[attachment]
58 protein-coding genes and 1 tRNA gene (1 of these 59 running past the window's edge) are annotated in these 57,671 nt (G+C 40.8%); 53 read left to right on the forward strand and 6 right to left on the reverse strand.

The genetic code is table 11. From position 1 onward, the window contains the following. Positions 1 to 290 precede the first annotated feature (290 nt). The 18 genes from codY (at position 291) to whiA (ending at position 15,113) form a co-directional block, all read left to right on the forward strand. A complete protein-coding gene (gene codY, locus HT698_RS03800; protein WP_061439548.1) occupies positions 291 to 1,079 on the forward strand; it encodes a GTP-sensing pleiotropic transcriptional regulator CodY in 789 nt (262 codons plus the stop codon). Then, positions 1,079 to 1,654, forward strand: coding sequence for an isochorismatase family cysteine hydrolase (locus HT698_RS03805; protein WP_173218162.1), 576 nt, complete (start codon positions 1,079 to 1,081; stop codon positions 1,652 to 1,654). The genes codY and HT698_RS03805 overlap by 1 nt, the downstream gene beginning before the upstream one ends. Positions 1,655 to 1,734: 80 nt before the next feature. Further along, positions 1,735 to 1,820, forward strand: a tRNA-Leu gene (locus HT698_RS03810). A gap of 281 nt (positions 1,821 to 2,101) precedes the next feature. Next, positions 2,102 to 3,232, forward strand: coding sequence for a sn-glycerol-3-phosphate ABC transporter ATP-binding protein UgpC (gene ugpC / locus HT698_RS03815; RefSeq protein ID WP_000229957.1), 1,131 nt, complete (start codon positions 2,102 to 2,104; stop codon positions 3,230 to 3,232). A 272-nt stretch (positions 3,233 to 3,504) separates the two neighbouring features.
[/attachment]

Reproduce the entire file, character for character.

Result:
58 protein-coding genes and 1 tRNA gene (1 of these 59 running past the window's edge) are annotated in these 57,671 nt (G+C 40.8%); 53 read left to right on the forward strand and 6 right to left on the reverse strand.

The genetic code is table 11. From position 1 onward, the window contains the following. Positions 1 to 290 precede the first annotated feature (290 nt). The 18 genes from codY (at position 291) to whiA (ending at position 15,113) form a co-directional block, all read left to right on the forward strand. A complete protein-coding gene (gene codY, locus HT698_RS03800; protein WP_061439548.1) occupies positions 291 to 1,079 on the forward strand; it encodes a GTP-sensing pleiotropic transcriptional regulator CodY in 789 nt (262 codons plus the stop codon). Then, positions 1,079 to 1,654, forward strand: coding sequence for an isochorismatase family cysteine hydrolase (locus HT698_RS03805; protein WP_173218162.1), 576 nt, complete (start codon positions 1,079 to 1,081; stop codon positions 1,652 to 1,654). The genes codY and HT698_RS03805 overlap by 1 nt, the downstream gene beginning before the upstream one ends. Positions 1,655 to 1,734: 80 nt before the next feature. Further along, positions 1,735 to 1,820, forward strand: a tRNA-Leu gene (locus HT698_RS03810). A gap of 281 nt (positions 1,821 to 2,101) precedes the next feature. Next, positions 2,102 to 3,232, forward strand: coding sequence for a sn-glycerol-3-phosphate ABC transporter ATP-binding protein UgpC (gene ugpC / locus HT698_RS03815; RefSeq protein ID WP_000229957.1), 1,131 nt, complete (start codon positions 2,102 to 2,104; stop codon positions 3,230 to 3,232). A 272-nt stretch (positions 3,233 to 3,504) separates the two neighbouring features.